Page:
Inca” shares its root syllable with “Inti” (sun). Our journey in August will take us from the Sacred Valley of the Incas, back in time along the path of the migration of the “Children of the Sun”. It is also a journey “toward the light”, an inner journey to open our higher centers (also associated with the Sun), and take that Light into our energy bodies.


We’ll begin in Cusco, sharing lunch and joining in ceremony at a site very close to the city, but visited by very few, those who know of its location, its power, and its significance.


At the end of that first day, we travel together to the Sacred Valley, 3,000 feet lower, where we adjust gradually to the altitude. We’ll be sleeping in the valley for 4 nights, with time for working together in the evenings, yoga and breathwork in the morning.


Each day we journey to ancient power sites, or huacas , some quite imposing, and others one might easily overlook. We have a purpose in mind here: our trip is about opening and connecting. Because only by removing old forms do we free up energy and attention to devote to new ones. Because only by taking in the new, do we move forward. Throughout the world there are power spots, seen and tended by indigenous peoples for millennia. And here in the high Andes, these have been fed with love and attention up to the present day.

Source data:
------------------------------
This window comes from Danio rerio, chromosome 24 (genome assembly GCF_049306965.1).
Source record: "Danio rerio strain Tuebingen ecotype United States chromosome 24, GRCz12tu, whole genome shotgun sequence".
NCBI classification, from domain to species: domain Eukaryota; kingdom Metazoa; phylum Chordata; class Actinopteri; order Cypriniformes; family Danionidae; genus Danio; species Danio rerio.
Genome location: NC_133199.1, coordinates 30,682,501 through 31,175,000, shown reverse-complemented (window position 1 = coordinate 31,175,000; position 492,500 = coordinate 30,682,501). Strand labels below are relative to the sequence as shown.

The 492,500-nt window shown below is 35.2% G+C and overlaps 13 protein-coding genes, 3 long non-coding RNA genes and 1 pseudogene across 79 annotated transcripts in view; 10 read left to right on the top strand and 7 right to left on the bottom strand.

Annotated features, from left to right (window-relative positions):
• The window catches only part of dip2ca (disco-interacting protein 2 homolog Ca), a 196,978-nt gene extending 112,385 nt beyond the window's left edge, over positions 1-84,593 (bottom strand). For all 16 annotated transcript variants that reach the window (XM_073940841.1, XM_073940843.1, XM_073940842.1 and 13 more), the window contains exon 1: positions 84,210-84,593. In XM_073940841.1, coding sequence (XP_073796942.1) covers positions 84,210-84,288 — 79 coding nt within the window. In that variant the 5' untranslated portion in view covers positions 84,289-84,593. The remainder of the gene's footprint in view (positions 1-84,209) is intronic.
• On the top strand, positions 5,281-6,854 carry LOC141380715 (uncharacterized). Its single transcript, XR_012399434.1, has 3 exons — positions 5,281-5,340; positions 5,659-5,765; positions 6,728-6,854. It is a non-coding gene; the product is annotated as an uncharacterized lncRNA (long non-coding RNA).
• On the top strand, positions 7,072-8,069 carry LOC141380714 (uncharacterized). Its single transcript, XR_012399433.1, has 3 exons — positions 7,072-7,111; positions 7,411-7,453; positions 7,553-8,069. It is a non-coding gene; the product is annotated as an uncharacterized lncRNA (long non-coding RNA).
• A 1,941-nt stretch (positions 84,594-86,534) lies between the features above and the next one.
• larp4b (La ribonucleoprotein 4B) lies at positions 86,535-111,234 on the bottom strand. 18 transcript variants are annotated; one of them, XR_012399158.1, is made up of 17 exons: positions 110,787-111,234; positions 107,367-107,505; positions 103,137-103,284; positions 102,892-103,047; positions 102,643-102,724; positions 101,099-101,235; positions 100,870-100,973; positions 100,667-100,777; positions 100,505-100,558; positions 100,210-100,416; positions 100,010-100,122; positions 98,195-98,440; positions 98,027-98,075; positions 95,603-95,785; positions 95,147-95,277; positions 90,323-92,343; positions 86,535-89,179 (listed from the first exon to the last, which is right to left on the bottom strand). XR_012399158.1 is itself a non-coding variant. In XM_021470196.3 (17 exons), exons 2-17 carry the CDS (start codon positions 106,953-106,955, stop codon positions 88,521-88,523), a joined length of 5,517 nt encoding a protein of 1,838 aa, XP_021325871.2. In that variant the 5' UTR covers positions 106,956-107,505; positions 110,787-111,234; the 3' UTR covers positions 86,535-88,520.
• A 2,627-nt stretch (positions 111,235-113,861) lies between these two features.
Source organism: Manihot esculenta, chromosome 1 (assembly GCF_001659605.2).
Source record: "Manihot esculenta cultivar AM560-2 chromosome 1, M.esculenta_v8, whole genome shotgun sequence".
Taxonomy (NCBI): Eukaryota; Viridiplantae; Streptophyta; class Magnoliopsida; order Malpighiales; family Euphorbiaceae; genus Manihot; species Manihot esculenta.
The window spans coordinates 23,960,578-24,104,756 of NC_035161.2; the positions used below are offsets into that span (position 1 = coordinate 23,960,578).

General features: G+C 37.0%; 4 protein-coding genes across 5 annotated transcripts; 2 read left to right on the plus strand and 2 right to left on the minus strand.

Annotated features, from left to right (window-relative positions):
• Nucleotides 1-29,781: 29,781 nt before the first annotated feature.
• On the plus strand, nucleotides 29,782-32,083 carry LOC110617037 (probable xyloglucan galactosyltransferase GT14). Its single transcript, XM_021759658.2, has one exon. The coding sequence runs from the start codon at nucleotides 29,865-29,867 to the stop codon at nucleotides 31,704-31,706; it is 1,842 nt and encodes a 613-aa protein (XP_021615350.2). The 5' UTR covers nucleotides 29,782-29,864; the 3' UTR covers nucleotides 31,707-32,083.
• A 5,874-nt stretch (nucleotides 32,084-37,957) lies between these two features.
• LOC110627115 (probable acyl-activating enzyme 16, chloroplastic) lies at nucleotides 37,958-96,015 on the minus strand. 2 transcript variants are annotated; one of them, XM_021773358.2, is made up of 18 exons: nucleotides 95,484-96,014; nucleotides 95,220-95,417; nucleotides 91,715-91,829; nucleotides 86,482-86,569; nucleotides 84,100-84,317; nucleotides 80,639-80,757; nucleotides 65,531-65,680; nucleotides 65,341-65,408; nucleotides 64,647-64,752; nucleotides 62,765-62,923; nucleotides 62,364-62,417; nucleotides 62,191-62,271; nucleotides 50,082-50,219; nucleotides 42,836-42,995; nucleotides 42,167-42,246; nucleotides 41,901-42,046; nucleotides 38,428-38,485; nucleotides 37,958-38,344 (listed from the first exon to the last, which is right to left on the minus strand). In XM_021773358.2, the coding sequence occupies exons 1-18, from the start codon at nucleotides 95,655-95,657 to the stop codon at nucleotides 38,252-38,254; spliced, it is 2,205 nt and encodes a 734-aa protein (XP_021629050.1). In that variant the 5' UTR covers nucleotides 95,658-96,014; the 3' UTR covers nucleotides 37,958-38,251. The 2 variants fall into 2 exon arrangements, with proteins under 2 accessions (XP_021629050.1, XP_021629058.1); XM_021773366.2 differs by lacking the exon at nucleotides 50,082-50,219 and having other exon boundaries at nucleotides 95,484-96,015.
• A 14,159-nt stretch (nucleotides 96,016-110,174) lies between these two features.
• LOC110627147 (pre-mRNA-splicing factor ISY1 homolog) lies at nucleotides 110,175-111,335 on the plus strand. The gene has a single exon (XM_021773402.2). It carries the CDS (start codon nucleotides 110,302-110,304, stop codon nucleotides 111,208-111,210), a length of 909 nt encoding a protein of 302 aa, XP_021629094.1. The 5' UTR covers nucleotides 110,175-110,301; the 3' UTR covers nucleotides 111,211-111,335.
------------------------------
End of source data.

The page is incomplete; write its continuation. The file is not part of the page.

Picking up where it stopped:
We’ll visit a site that’s been likened to a great representation of a condor, symbol of the soul’s flight, for despacho ceremony and for a traditional limpia or purification practice, to begin our work here.  At another seldom-seen huaca, we’ll have a chance to connect to the mighty glaciated apus, which tower above this valley, reflecting and channeling the energies of the stars. A great opportunity for mesa work, and a chance to journey through this portal, to receive the aid and messages those apus offer each of us.


The serpent and puma also have their connecting portals, and these too will be accessed. It sounds like a lot of stops, but taking it easy, over a period of 2-3 days, we’ll have time both for this work, and also for processing and quiet contemplation. The smaller restaurant, the quiet garden, are yours to enjoy.


Thus our pattern of discovering these sites is for the purpose of experiencing their effect on us. And working with what we discover. Some of us may come to heal; some to welcome the new – chances are we’ll discover that each requires the other. The three major energy centers, Yachay, Munay, and Llankay, all need to be open and functioning. Through Munay we connect; the living energy flows into us and from us, and visiting huacas  helps us to develop that; Munay is a way of being, to take home with us.